While summer means no school and backyard barbecues, those in the medical field also know it means an increase in auto accidents.
With distracted driving at an all-time high, it is no surprise that with more people on the road, more accidents that will occur. The sad part is that many of those that are fatally injured are children who were not properly buckled.
In fact, in a one year study, the Centers for Disease Control and Prevention (CDC) found that more than 618,000 children ages 0-12 were occupants of vehicles without the use of a child safety seat or booster seat or a seat belt at least some of the time.
That is a shocking number, but it also shows why motor vehicle injuries are the number one cause of death among children in the United States.
And the worse part, many of these deaths are preventable if parents would take the time to ensure their child is properly buckled.
This is not to say that parents are recklessly endangering their children. Maybe the baby is crying, and mom wants to hold her instead of hearing her wails. This is often a deadly mistake, while it is painful to hear your baby cry, keeping them properly restrained is of utmost importance. You don’t get a do-over when it comes to car wrecks.
Besides knowing the correct way to restrain your child based on their age and weight, you want to pick the best car seat that you can.
Car Seat Protips
Entering the world of car seats is overwhelming for any parent who wants to make the best decisions regarding their child’s safety. Here are a few Protips to make the process a little more palatable.
Three types of car seats:
Rear-facing only- this car seat is for babies that weigh 5 to 40 pounds and used in a semi-reclined rear-facing position. This is your typical infant-only car seat.
Forward-facing-only– this car seat is used once your child outgrows the rear-facing seat and is used with a harness and top tether.
Booster seat or Belt Positioning seat– this car seat is used once your kiddo outgrows the car seat with a harness. Some booster seats may have high backs, removable high backs or be backless but all be used with a lap and shoulder belts.
Picking out the right seat:
- Look for the basic parts and extra features you want the seat to have.
- Read the label checking that the weight, height, and age limits match your child’s.
- Although tempting, do not buy used car seats, you do not know its history.
- Register the car seat with the manufacturer so that you may be notified of safety recalls.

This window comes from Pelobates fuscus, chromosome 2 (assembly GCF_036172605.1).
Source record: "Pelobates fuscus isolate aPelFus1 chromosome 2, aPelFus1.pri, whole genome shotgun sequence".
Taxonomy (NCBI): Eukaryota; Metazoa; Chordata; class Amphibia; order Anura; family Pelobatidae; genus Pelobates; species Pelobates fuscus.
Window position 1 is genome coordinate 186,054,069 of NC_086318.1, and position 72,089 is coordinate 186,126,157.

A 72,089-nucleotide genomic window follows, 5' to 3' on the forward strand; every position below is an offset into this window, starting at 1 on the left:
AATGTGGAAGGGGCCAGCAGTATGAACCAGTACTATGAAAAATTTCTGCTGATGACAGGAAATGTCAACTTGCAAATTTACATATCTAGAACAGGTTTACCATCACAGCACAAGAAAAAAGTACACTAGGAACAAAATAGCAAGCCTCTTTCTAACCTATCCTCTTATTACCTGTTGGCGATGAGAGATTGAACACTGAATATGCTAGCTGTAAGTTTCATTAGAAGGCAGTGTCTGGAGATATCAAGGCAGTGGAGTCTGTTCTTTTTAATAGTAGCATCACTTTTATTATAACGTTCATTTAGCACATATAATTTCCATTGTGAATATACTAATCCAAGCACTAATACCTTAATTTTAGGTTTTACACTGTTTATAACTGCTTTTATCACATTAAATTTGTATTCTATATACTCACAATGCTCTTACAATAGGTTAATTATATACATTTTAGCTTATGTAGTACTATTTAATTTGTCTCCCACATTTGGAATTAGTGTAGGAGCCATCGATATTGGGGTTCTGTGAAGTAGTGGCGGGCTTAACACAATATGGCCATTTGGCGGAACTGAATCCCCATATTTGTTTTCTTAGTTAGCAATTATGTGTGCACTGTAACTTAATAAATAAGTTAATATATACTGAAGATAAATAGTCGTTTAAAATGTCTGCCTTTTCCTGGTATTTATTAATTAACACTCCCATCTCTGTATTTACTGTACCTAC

Installing your car seat correctly:
- Read and reread the owner’s manual of your choice of seat.
- The backseat buckled with a seatbelt is the safest spot for a child.
- Use the vehicle seat belt or the lower anchors and tethers to attach the car seat to the vehicle.
- Make sure the forward -facing or rear-facing seat is snug and doesn’t wiggle an inch front to back or side to side when pulled at the seat belt path.
Finding the right fit for your child:
- A five-point harness with straps over both shoulders and hips then buckles at the crotch is the best possible protection.
- Adjust your straps as your child grows per the instructions on that seat.
- Be sure to choose the correct harness and belt placement per seat choice.
- Once you have buckled your kiddo pinch the harness at the shoulder if it is snug your fingers will slide off, but if it is loose, you will be able to pinch the webbing between your fingers. The harness should always be snug for the best possible protection.
When to change seats:
- Use your current seat until your child reaches the max weight or height listed on the label.
- Keep them in a rear-facing seat until age 2.
- Change they type over time. Move from rear-facing to forward-facing to booster as the reach each limit.
- Don’t move to a booster too soon. If they will not stay still and climb out of the seat, keep them in a forward-facing with a harness until they are ready.
The ultimate goal is to protect you and your family while on the roads whether it be impeccable driving skills or the proper insurance coverage. Check out the insurance institutes safest vehicles and remember to put all devices down while driving. Don’t drive distracted, the life you save could be your own.